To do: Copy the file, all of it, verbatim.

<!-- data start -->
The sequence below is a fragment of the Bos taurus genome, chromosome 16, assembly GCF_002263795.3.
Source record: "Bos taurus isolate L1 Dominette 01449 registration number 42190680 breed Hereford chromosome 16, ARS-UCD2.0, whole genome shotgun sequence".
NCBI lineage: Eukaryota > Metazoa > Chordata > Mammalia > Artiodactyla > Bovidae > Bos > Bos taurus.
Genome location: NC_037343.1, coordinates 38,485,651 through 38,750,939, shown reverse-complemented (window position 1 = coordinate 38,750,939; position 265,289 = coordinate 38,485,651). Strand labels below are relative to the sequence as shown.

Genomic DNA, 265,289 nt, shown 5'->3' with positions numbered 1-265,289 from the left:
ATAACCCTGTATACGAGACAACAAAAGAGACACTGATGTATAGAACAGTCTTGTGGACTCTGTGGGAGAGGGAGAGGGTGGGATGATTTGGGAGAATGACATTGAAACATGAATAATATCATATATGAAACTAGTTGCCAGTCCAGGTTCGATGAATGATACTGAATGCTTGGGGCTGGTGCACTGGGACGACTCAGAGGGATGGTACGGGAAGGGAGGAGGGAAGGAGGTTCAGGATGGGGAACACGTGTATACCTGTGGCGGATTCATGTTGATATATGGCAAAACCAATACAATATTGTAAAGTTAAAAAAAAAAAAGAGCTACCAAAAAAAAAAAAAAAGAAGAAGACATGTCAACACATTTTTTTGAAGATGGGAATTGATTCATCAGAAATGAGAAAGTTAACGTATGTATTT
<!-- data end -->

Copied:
The sequence below is a fragment of the Bos taurus genome, chromosome 16, assembly GCF_002263795.3.
Source record: "Bos taurus isolate L1 Dominette 01449 registration number 42190680 breed Hereford chromosome 16, ARS-UCD2.0, whole genome shotgun sequence".
NCBI lineage: Eukaryota > Metazoa > Chordata > Mammalia > Artiodactyla > Bovidae > Bos > Bos taurus.
Genome location: NC_037343.1, coordinates 38,485,651 through 38,750,939, shown reverse-complemented (window position 1 = coordinate 38,750,939; position 265,289 = coordinate 38,485,651). Strand labels below are relative to the sequence as shown.

Genomic DNA, 265,289 nt, shown 5'->3' with positions numbered 1-265,289 from the left:
ATAACCCTGTATACGAGACAACAAAAGAGACACTGATGTATAGAACAGTCTTGTGGACTCTGTGGGAGAGGGAGAGGGTGGGATGATTTGGGAGAATGACATTGAAACATGAATAATATCATATATGAAACTAGTTGCCAGTCCAGGTTCGATGAATGATACTGAATGCTTGGGGCTGGTGCACTGGGACGACTCAGAGGGATGGTACGGGAAGGGAGGAGGGAAGGAGGTTCAGGATGGGGAACACGTGTATACCTGTGGCGGATTCATGTTGATATATGGCAAAACCAATACAATATTGTAAAGTTAAAAAAAAAAAAGAGCTACCAAAAAAAAAAAAAAAGAAGAAGACATGTCAACACATTTTTTTGAAGATGGGAATTGATTCATCAGAAATGAGAAAGTTAACGTATGTATTT